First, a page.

If there’s one job I’d like AI to take from me, it’s my daily email deleting ritual.
Every morning at 8:30AM, Google Calendar pings me with a reminder containing just one word: EMAILS. Thus, my formal workday begins as I speed-delete nearly every email that landed in my inbox overnight. They are largely useless and clog up the space between legitimate emails that I need to read and respond to.
Imagine for a minute, though, if you could just tell an AI assistant to show you your most important emails and delete all the rest. I asked Google Assistant on a Pixel 7 Pro to do this, and it just wordlessly escorted me to my inbox so I could deal with it myself. Thanks a bunch.
Google, like almost every other tech company in the world, is all about AI right now. The company showcased a lot of new ideas for generative AI at I/O earlier this year — tools to help you compose a new message in Gmail, write a job description in Google Docs, and build a template for your dog walking business in Google Sheets.
They’re hit or miss. Sometimes they’re useful: I asked it to expand a bullet point list of notes into some care instructions for my houseplants, and it added some helpful context about how often to water them. But often, the answers it gives you are obvious, like the weekly meal plan I asked Google Sheets to build for me. When prompted to come up with healthy meal and snack ideas, it had some good suggestions but left me to fend for myself in the snack column with “fruits, vegetables, nuts, or yogurt” in every cell.
Then there’s Bard — the AI chatbot that Google seemingly rushed out the door to compete with Bing earlier this year. It wasn’t very impressive in its early state, though it’s gotten more useful throughout the year. With a recent update, you can give Bard access to your Gmail and Google Docs and ask it questions about them. It’s actually pretty useful. I asked it to find any important emails in my personal Gmail, and it returned one about fresh hop week at a local taproom. You know me too well, Google.
We’re now in the thick of Techtember, and Google’s fall hardware event is fast approaching. We’ll see the Pixel 8 (that’s no surprise — Google already told us in like 20 different ways), and what I’m most interested to see is how it starts bringing together the company’s various ideas about AI and its usefulness in our daily lives.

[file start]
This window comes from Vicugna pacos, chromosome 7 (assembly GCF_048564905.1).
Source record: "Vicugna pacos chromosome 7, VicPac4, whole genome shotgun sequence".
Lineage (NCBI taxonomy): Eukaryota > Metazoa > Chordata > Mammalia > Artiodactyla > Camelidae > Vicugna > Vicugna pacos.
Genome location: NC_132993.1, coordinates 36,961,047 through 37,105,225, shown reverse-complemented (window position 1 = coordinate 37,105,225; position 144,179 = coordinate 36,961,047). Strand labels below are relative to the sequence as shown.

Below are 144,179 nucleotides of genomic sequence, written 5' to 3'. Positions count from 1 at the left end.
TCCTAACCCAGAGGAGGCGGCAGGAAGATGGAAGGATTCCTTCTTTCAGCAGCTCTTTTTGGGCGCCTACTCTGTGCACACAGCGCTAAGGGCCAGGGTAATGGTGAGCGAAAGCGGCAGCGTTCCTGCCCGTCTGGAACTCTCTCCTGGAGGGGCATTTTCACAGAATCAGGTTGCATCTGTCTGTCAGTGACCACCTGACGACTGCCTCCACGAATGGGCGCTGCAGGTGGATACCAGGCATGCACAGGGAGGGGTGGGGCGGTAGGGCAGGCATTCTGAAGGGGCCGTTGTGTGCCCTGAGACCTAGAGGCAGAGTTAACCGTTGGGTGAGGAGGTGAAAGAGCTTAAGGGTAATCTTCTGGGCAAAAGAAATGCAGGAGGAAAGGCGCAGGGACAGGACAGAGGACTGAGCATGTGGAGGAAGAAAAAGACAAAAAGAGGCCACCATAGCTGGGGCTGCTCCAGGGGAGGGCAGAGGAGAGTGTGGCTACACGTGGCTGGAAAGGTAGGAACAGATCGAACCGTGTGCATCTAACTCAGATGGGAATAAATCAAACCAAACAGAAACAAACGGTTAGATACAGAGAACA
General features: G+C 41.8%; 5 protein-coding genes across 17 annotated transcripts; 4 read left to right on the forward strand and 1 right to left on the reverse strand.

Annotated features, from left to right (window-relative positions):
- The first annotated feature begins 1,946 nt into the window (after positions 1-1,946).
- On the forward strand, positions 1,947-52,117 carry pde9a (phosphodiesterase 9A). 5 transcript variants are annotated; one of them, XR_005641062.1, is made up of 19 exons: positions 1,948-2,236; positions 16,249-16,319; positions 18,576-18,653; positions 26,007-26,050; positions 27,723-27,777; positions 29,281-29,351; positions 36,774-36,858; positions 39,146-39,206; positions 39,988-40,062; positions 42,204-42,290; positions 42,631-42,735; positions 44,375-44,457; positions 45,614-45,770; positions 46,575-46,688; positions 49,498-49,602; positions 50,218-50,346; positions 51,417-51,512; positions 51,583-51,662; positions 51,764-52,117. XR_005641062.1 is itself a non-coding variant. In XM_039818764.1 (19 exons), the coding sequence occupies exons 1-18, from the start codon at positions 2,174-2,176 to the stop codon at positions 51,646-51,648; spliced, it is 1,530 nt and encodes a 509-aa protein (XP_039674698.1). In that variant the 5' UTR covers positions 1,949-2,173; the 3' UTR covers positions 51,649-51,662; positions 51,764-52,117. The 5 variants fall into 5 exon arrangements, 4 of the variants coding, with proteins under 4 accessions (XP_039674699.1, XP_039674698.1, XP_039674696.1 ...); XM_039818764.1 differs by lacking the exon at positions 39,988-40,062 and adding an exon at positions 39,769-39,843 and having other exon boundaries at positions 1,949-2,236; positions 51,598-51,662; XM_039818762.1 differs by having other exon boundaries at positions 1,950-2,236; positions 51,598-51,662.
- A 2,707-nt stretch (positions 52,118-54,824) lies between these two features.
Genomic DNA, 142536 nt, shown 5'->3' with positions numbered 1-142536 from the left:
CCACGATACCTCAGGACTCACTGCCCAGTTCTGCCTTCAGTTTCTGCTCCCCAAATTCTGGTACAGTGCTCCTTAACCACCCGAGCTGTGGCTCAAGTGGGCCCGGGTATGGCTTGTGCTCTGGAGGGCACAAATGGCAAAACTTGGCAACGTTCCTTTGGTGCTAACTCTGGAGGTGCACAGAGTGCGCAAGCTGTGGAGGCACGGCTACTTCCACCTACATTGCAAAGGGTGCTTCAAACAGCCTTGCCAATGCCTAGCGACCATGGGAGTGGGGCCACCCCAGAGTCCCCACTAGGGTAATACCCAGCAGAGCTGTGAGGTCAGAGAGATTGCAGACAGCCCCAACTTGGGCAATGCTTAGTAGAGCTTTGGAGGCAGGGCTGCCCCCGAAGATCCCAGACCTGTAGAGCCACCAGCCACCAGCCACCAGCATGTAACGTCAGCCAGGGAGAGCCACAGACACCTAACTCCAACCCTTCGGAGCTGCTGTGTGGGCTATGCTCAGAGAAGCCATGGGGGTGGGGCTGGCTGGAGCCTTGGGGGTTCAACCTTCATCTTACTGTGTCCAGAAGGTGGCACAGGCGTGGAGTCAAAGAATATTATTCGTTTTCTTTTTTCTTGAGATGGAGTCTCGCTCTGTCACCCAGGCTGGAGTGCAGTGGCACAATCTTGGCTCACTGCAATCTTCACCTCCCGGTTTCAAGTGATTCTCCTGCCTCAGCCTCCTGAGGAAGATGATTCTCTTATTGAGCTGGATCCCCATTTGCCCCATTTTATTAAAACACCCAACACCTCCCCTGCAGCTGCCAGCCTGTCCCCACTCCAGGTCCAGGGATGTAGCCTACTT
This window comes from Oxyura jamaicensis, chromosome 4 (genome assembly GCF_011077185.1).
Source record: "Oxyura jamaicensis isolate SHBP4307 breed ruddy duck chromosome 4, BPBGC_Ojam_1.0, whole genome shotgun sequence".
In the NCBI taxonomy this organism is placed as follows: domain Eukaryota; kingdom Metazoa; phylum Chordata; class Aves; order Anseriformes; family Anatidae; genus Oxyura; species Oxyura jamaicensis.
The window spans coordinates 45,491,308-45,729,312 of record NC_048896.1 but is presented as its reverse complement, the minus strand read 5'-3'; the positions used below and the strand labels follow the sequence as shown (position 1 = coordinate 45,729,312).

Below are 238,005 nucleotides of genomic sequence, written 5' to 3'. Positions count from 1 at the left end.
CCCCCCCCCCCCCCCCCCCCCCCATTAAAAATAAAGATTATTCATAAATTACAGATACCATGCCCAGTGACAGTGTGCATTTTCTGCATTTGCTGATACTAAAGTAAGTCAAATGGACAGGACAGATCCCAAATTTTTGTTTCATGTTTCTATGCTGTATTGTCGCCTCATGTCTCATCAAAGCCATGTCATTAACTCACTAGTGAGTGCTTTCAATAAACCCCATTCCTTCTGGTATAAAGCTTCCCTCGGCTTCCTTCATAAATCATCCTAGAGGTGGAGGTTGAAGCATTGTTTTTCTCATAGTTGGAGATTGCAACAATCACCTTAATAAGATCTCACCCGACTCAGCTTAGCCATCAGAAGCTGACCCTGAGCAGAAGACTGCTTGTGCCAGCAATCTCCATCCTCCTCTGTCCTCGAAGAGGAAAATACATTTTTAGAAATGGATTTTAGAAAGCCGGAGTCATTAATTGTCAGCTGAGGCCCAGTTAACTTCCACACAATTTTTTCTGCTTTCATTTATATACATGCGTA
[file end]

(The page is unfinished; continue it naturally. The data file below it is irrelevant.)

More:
Right now, Apple is allergic to saying AI, and Microsoft has some computers to sell you but nothing shaped like a phone. If AI is truly going to take the pain out of our daily chores like every tech company wants us to believe, then the Pixel ought to be the device that shows us how that works. I’m not all that interested in having generative AI write emails for me regularly when I’m sitting at my computer, but I can think of a bunch of things I’d like an AI assistant to be able to do for me on my phone.
For all its strengths, Google’s current Assistant is still mostly a tiny repeating machine
Giving me a rundown of those important emails and interpreting them into reminders or to-do list items would be a good one, for a start. I’d listen to Google Bard Assistant do that while I make my morning coffee. Maybe if I asked it to find a good time to go for a run, it could cross-reference my calendar and the hourly precipitation forecast, make a suggestion, and remind me 10 minutes before it’s time to head out the door. For all its strengths, Google’s current Assistant is still mostly a tiny repeating machine. It can tell me when my next meeting is or the likelihood of rain today, but it can’t put these two concepts together and make a suggestion.
Realistically, these kinds of features are still a ways off. One of the major barriers to letting AI run wild on your phone is processing power. AI needs a lot of it, and Google — like other companies — offloads the heavy lifting to the cloud when you ask Bard to summarize a document or write up a meal plan. Consequently, it takes a while — much longer than most of us would tolerate from an on-device assistant.
Google’s custom Tensor chips are supposedly designed with the goal of doing more of this processing locally, but is its third-generation chipset up to the task? Given how common overheating complaints are about Pixel 7 phones, it seems unlikely that Tensor G3 will suddenly be ready to run a lot more complicated processes on-device. Still, even with Tensor’s current limitations, the Pixel 8 should offer us a glimpse of what AI can actually do for us.
Realistically, a full Bard-on-your-phone assistant is probably still cooking. Google has also taken a cautious approach to implementing generative AI, for better or worse, and the features announced at I/O are largely in beta. There was a report earlier this year that Google was shaking up the Assistant team and aiming to make the product more Bard-like, and my guess is that we’ll see plenty of flavors of this future in next week’s announcement.